TC Paw is looking for fosters and financial help. Here’s how you can support this Northern Michigan nonprofit. Want to adopt? Meet some of the cats at the Traverse City PetSmart (2544 Crossing Cir.).

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Lisa Chimner works two full-time jobs. During the weekdays, she’s a pediatrician at Grand Traverse Children’s Clinic. Evenings and weekends are spent volunteering as the president of TC Paw Cat Rescue. The nonprofit was formed in April 2023 by a dedicated group that wanted to continue the longtime rescue and foster work of AC Paw, which is now focusing its efforts on spaying and neutering. At the time of our interview in November, TC Paw had already taken in 180 cats and helped about 100 of those cuddle bugs find their forever homes. Chimner tells us more:

Photo by Dave Weidner

Photo by Dave Weidner

Recent success: “The biggest one was the Kalkaska rescue. It was a situation where a woman was hoarding 40 cats. She was evicted from her home and was moving into a new rental. I believe she was trying to hide them from the landlord. She had the cats outdoors in 90-degree weather—jammed in carriers with no food, no water, no litter, and covered with tarps. We didn’t have enough foster homes, but we were able to get all of those cats into a pole barn where they were safe and fed, and then we worked on getting them vet care and into foster homes. Some of them were quite sick, some were really emaciated and a couple of them had serious infections. Now, most of them are ready for adoption and some have already gone to wonderful families.”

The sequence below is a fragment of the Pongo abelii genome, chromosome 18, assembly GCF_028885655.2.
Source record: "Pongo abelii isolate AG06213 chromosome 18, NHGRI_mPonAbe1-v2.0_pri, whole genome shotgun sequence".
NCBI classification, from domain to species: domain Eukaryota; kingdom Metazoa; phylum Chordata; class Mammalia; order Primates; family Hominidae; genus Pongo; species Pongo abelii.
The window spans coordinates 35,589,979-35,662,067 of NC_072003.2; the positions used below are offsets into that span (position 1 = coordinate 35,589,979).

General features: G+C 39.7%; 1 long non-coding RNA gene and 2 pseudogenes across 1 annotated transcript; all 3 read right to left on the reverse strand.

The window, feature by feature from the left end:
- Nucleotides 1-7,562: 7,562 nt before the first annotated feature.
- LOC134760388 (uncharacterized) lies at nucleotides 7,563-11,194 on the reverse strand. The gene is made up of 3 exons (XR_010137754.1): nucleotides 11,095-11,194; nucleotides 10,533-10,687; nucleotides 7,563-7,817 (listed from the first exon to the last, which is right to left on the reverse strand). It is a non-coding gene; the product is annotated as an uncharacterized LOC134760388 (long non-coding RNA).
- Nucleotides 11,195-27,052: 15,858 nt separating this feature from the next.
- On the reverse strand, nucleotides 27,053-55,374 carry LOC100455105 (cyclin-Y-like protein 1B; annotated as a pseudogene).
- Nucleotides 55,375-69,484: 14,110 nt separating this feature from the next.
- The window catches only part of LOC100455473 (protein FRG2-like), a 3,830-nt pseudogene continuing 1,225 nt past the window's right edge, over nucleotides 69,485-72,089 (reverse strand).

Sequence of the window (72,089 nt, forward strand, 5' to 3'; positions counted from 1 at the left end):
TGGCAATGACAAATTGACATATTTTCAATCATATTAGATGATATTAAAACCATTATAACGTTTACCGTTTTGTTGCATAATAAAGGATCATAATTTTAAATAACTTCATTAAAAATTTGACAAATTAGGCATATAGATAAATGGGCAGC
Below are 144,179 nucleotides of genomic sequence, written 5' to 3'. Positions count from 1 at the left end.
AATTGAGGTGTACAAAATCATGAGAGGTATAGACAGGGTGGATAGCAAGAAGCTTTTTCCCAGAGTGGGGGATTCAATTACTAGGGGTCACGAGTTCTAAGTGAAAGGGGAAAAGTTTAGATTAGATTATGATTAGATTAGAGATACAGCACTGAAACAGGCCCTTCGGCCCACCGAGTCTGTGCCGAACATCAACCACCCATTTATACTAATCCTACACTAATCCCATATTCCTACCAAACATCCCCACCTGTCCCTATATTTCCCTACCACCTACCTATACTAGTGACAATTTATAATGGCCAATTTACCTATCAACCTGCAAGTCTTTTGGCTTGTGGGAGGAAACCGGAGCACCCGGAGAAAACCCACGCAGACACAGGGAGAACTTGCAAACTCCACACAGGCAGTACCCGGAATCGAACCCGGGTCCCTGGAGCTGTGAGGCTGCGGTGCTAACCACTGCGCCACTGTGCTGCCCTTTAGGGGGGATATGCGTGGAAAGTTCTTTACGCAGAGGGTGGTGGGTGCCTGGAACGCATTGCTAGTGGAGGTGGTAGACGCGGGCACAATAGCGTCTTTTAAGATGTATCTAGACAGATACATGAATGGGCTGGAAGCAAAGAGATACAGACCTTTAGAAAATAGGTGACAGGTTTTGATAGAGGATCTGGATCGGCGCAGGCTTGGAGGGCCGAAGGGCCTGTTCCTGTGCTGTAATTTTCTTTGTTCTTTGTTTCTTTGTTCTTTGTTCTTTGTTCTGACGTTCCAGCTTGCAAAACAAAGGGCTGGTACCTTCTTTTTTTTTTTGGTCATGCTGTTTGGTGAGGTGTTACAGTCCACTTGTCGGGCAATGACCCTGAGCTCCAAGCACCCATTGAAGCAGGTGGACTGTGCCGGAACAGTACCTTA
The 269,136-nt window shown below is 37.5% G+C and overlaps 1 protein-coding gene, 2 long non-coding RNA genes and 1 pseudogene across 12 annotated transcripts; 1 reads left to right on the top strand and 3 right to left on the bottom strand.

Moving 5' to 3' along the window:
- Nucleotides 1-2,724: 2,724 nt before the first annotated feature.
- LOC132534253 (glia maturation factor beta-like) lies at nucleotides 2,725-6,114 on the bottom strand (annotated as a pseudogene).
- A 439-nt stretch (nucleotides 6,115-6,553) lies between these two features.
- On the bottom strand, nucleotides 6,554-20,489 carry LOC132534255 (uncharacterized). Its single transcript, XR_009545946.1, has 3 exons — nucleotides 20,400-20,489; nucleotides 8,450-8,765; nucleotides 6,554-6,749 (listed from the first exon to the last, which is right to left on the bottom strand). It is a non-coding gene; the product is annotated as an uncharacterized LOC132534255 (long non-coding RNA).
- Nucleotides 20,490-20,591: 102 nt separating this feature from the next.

Read Next: Video | 9&10 News | TC Paw Cat Rescue Fosters Felines and Helps Get Them Adopted.

Current challenge: “Our two biggest needs are financial support and fosters. I think a lot of people think fostering is a huge commitment, but it really isn’t. We provide all of the supplies—food, litter, equipment, all of the vet care. A foster’s role is to give a cat a safe place and care.”

The foster experience: “Sometimes you get a friendly little kitten who just needs a warm space and somebody to feed it, and sometimes you get a cat that’s timid and needs to be socialized. The reward is taking in an animal that didn’t have much chance for a future, that nobody else is looking out for, and then seeing them become somebody’s beloved pet.”

Photo by Dave Weidner

Photo(s) by Dave Weidner